Lee would reunite with Chang for 2015’s Murmurs of the Heart, a family melodrama about a boy and a girl who are separated when their parents divorce, the girl going to live with the mom in Taipei while the boy stays on the small island off-shore with the dad. Now grown up, the girl (Isabella Leung) is an artist, pregnant and suffering from depression and haunted by memories of her mother (Lee). Her boyfriend is an aspiring boxer with his own set of unresolved issues with his father, while her brother, whom she hasn’t seen or heard from in years, works as a tour guide shuttling between the island and Taiwan. One night he gets caught in a rainstorm and finds himself in a bar, where strange things are afoot. Chang’s oblique approach to the narrative is bewildering at first, but as the relationships and family history become clear, and a dash of magic is thrown in, the film becomes a mesmerizing fable of family love across time, with some of Chang’s most striking imagery and a first-rate performance from Leong, making her return to cinema after a decade in retirement.
2015 was a big year for Chang, with two other projects represented in the Metrograph series. First is Office, directed by Johnnie To and adapted by Chang from her play Design for Living. A musical about three generations of workers at a high-powered company, Chang plays the boss working below Chow Yun-fat’s CEO, while his daughter starts at the firm and carries on a romance with another young worker. But the heart of the film is in middle-management, where Tang Wei, against her better judgement, fudges some numbers to benefit the man she loves, Eason Chan, with disastrous consequences. It’s a musical, with songs co-written by Lo Ta-yu, the Taiwanese singer and songwriter who also did music for All About Ah-long and several other Johnnie To films. But the most striking aspect thing about the film are the open plan sets, which in their bright lines, blues, golds and blacks recall the expansive and haunting Art Deco designs of 1930s Hollywood, Busby Berkeley crossed with Fritz Lang. Chang is magnificent as the film’s villain, a role she rarely got to play, while Chow is every bit her match, in both acting (his best, most subtle, performance in years) and villainy.
Also in 2015, Chang starred in Jia Zhangke’s Mountains May Depart. A story told in three acts (in three different aspect ratios), it follows Zhao Tao from her young adulthood as part of a love triangle in 1999, through her estrangement from her husband and their son in 2014, into the future, to the son’s life as an immigrant in Australia. Chang figures in this third act, where she plays the boy’s English teacher and the two have an affair. As a film about motherhood, and about familial love as it changes a deepens and grows weird with time, Chang’s casting is certainly no mistake: what Jia has made is a kind of Sylvia Chang movie, adopting her tactic of splitting a story across time (Passion, Tempting Heart, 20, 30, 40 (sort of), Murmurs of the Heart) to make a truly unexpected kind of melodrama. And not just unexpected because Jia had a reputation as a maker of austere, minimalist, politically-committed films. With his recent films, Jia has been translating the concerns of his early work (his grand theme being the destruction of land and lives left behind as China has modernized economically over his lifetime) into the traditional genres of Chinese cinema. 2013’s A Touch of Sin translated ripped from the headlines tragedies into the modes of wuxia storytelling, yet completely set in the present and wholly realistic. Mountains May Depart follows a similar path, but with the Changian melodrama and its central concerns with the role of women in the family and society and the relationship between a mother and her children. That Chang herself plays the mother surrogate in the third act’s Oedipal romance is absolutely perfect.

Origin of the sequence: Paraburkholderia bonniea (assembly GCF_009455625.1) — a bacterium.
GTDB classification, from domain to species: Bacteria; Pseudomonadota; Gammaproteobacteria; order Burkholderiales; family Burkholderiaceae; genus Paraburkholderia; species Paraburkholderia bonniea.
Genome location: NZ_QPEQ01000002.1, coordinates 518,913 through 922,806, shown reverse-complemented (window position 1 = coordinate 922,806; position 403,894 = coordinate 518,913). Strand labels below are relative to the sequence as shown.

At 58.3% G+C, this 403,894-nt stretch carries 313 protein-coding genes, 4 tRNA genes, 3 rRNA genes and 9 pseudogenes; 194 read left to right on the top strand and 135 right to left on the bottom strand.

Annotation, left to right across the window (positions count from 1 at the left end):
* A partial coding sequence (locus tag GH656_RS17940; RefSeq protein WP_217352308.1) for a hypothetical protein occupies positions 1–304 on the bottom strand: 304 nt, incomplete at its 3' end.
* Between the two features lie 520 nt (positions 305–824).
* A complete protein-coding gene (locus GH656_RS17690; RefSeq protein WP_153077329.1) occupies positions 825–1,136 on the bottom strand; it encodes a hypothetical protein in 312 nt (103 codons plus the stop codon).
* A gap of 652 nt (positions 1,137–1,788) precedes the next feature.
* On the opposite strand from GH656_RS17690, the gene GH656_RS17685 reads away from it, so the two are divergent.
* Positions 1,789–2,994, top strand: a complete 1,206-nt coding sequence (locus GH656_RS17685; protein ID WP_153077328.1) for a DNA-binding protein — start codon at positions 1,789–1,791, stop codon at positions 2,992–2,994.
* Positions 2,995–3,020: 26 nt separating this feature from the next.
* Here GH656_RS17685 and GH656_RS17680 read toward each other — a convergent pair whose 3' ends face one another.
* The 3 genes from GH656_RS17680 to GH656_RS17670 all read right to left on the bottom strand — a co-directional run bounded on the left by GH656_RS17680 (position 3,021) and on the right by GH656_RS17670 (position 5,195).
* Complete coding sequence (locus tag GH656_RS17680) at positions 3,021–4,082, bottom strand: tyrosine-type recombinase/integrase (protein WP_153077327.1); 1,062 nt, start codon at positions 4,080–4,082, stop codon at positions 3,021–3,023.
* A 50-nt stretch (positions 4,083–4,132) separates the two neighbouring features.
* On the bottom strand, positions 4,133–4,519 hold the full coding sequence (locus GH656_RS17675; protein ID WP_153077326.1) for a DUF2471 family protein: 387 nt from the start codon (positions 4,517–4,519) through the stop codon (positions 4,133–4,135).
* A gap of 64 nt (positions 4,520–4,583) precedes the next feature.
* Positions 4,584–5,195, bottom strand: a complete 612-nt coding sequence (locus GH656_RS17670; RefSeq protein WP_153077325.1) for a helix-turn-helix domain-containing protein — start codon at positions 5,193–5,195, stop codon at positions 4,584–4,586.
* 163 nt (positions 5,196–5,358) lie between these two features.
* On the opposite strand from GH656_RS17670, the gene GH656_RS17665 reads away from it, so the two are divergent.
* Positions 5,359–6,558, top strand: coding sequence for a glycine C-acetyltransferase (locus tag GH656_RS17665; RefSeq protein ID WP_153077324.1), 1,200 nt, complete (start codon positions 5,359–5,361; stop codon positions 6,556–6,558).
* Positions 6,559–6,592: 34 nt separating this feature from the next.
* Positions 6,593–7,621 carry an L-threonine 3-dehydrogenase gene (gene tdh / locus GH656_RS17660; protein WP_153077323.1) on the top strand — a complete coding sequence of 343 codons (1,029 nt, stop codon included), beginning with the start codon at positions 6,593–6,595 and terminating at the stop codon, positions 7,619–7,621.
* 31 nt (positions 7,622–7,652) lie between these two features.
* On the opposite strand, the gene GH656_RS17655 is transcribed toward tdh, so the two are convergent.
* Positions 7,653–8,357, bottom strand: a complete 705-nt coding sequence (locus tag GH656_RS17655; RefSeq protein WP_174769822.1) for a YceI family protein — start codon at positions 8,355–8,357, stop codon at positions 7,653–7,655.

Finally, the Metrograph’s series comes to a close with the New York premiere of her 2017 film Love Education. She plays a woman who, after her mother dies, insists that the woman’s dying wish was to be buried next to her husband. The problem is that the guy has been buried way out in the country for years, under the watchful eye of his first (and possibly only) wife (the marvelous Wu Yanshu). Chang’s attempt to strong-arm the old woman into letting her dig up her father’s bones so they can be moved to the city becomes a kind of nationwide scandal after her daughter (Lang Yueting), who works as a reporter for an Oprah-style talk show, films the fight. The various sides settle in for a siege, as neither Chang nor the old woman can track down the proof of marriage they need to make the case that they should have custody of the body: the files have disappeared, everything has disappeared in the chaos of 20th century China. And so each generation reflects on love and what it all means, neither faction able to compromise. Famed Fifth Generation Chinese director Tian Zhuangzhuang plays Chang’s husband, who may be having an affair, while Lang’s boyfriend may be helping to raise the son of an old girlfriend, a child that isn’t even his. The talk show, and its culture of public confession contrasts jarringly with the deep reserve of the old woman’s unyielding devotion to the man who abandoned her decades earlier, and Chang’s in-between desperation, her frustration at not having everything her way, is both unlikeable and understandable. Like every Sylvia Chang movie, Love Education is easy to watch, it looks beautiful (shot by Mark Lee Ping-bing) and has plenty of comedy to leaven its darker and sadder moments. But beyond that it’s a deeply thoughtful work, as clever as it is humane.

1. The IMDb and Wikipedia say 1981, while the Hong Kong Movie Database and Frederic Dannen and Barry Long’s Hong Kong Babylon say 1978. My guess is that 1978 is the correct year, but I don’t have a really good argument for why that would be.
2. Michael, who directed the Hui Brothers films, in fact was the first true genius of Hong Kong cinematic comedy, and is more than worthy of a retrospective of his own.